Price stability - the primary objective of monetary policy - provides guidance to economic actors as to a better allocation of production factors towards alternative uses. Price stability thus assists the structural reform efforts to realise their intended welfare-increasing effects. Also, the acceptance of structural reforms is likely to be higher when the purchasing power is maintained. And, a decrease in relative prices in some sectors ensuing from structural reforms becomes more perceptible, fostering public approval of these reforms. Price stability is thus the most important contribution of monetary policy to the structural reform process.

Prices and inflation reflect by and large the competitive situation in labour and product markets. More competition in both these markets will lower relative prices and diminish wage and price pressures. This holds in particular in the services industries, which account for a major part of the economic activity in the euro area. For instance, reforms in the telecommunications sector have resulted in substantial decreases in consumer prices for telecom products . More structural reform efforts in the services industry can further ease price pressures, while establishing conditions favourable to moderate wage developments in line with productivity gains.

Finally, the individual euro area Member States cannot use monetary (or exchange rate) policy anymore in order to absorb asymmetric shocks since a single monetary policy is conducted for the euro area as a whole. This entails that such shocks must be absorbed by reallocating resources within the euro area countries concerned and that the burden of adjustment is shifted to other economic policies than monetary (or exchange rate) policy. Hence, the single monetary policy by itself has increased the case for implementing structural reforms in the individual euro area countries.

Challenges resulting from structural reforms

Structural reforms may constitute a tricky issue for monetary policy as they might alter the fundamental relations that govern the functioning of the economy and hence also the monetary policy transmission mechanism. Changes in long-run trends in macroeconomic variables, which can only be spotted after some time, increase the degree of uncertainty surrounding the economic context in which monetary policy decisions are taken.

However, a forward-looking monetary policy has to be aware of changes in potential GDP growth because of their bearing on the equilibrium real interest rate and on the adjustment path towards such a rate. Unfortunately, both potential output and the equilibrium interest rate cannot be observed and their estimates are surrounded by a high degree of uncertainty. The Governing Council’s monetary policy decisions are therefore based on a two-pillar approach designed to ensure a full analysis of the risks to price stability, which takes account of all relevant information, in both the economic and the monetary pillar.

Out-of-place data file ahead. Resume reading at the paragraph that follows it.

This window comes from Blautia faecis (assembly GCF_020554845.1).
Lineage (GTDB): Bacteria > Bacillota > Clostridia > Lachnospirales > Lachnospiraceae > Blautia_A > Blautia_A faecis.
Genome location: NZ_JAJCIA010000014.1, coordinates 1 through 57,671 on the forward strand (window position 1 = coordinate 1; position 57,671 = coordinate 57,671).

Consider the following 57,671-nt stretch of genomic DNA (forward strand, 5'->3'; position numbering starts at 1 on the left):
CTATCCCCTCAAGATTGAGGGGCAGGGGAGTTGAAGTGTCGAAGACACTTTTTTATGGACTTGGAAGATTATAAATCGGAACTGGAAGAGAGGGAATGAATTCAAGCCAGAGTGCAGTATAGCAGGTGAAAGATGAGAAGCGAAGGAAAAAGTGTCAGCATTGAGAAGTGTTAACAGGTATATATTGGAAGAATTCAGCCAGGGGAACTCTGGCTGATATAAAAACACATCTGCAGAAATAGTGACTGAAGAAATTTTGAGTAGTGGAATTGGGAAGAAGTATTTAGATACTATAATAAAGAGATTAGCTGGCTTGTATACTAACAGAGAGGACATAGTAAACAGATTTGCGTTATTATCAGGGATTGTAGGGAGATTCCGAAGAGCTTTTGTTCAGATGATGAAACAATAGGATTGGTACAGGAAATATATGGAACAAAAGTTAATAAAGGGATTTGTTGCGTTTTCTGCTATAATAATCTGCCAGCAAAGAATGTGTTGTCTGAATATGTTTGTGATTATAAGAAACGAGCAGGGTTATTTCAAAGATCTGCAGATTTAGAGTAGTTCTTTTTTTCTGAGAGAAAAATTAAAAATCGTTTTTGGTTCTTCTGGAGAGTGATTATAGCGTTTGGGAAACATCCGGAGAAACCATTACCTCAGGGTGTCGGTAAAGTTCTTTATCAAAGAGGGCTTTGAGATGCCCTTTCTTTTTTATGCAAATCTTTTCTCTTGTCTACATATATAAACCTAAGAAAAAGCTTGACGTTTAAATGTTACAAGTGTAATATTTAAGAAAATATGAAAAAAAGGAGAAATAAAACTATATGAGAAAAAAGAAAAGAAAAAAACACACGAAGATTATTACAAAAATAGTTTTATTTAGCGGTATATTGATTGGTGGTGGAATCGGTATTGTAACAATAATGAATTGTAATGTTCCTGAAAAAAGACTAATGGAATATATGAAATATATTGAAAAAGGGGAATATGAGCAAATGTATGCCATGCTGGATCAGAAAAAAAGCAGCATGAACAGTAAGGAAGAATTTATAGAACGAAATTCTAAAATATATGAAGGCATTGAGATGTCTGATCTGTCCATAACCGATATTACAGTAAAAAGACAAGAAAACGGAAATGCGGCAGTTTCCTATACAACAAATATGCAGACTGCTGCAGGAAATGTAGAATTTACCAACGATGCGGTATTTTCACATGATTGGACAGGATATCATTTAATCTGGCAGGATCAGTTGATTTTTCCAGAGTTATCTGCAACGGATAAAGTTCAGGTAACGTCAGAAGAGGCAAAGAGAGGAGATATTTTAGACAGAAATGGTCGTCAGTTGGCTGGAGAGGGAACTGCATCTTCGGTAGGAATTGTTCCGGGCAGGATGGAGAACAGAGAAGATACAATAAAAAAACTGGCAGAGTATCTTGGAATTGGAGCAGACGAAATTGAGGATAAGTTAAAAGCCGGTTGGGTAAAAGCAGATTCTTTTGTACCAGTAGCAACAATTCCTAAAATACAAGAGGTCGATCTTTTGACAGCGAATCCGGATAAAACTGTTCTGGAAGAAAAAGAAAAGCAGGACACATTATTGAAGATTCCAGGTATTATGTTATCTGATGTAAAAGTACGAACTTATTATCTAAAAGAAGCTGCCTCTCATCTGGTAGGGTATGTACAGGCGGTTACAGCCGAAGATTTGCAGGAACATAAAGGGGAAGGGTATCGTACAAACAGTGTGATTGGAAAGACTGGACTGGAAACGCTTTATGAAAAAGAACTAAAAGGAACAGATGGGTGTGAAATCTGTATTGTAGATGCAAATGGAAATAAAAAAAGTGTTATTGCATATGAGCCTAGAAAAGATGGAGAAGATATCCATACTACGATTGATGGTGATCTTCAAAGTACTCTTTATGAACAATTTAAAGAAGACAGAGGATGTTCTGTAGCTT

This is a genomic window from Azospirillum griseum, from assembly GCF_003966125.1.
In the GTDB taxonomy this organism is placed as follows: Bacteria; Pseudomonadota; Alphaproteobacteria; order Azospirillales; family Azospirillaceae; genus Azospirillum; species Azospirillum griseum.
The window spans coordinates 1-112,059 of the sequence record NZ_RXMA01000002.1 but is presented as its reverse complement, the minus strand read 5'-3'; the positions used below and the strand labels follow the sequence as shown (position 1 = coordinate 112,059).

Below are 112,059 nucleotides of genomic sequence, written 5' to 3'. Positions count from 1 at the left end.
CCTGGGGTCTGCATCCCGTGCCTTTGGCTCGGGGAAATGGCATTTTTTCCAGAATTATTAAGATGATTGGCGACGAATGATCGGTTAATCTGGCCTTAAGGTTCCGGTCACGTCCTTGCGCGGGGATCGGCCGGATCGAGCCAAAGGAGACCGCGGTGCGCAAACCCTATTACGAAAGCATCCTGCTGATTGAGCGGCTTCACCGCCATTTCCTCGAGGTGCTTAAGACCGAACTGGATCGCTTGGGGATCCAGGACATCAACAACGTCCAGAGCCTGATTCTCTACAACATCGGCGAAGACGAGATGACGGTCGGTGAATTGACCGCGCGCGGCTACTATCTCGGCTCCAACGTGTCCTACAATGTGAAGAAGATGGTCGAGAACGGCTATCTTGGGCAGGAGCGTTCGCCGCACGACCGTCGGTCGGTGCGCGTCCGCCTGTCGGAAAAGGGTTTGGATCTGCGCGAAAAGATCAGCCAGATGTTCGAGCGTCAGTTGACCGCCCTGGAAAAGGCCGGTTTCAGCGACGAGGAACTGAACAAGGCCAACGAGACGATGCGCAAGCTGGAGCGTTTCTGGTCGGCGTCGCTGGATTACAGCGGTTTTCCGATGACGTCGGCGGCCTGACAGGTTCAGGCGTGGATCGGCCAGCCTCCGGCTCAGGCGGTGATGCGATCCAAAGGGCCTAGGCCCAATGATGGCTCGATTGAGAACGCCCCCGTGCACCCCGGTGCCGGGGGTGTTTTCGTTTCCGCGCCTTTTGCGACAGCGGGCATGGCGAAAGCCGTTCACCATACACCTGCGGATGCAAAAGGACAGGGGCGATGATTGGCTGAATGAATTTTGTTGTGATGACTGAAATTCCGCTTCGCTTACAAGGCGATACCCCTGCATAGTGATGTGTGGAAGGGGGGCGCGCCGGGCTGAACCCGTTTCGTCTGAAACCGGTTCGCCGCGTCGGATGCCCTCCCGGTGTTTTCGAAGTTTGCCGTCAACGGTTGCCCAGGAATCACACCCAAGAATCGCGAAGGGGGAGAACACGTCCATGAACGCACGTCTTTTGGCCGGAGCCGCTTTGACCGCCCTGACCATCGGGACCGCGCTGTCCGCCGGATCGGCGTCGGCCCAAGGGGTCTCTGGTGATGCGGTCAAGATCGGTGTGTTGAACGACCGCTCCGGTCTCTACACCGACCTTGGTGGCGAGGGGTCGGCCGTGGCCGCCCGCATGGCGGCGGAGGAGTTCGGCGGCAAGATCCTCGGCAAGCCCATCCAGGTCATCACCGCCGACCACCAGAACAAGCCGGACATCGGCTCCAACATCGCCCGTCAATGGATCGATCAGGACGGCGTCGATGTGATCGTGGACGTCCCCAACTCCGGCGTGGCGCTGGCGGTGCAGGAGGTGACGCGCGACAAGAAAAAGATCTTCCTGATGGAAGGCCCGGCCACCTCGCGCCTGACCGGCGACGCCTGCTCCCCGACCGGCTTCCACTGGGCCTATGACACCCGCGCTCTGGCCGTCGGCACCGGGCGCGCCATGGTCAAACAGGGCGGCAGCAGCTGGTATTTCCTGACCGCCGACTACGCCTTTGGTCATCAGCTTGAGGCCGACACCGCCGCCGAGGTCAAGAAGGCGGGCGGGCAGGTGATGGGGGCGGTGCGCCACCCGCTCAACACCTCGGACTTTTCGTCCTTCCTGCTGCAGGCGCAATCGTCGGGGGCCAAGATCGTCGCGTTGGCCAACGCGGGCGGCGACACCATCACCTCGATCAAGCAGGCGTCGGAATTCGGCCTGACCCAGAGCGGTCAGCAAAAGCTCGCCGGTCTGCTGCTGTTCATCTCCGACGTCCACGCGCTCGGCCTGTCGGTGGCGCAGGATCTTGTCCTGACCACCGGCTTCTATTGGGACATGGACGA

A double conclusion can be drawn from the above reflections, namely that the best contribution the Eurosystem’s monetary policy can make to the structural reform process is to contribute to maintaining a stable macroeconomic environment which is favourable to carrying out structural reforms, while such reforms in turn can facilitate a successful stability-oriented monetary policy by increasing the responsiveness of the economy to given policy impulses.


  • Introductory statements to the ECB press conferences published since 1998.
  • Introductory statement to the ECB press conference of 4 November 2004.
  • Introductory statement to the ECB press conference of 2 December 2004.
  • Gert Peersman and Frank Smets, “The monetary transmission mechanism in the euro: more evidence from VAR Analysis", ECB Working paper series, no. 91, December 2001.
  • Bayoumi, Laxton and Pesenti, “Benefits and spillovers of greater competition in Europe: A macroeconomic assessment", ECB Working paper series, no. 341, April 2004
  • ECB report “Price effects of regulatory reform in selected network industries", March 2001.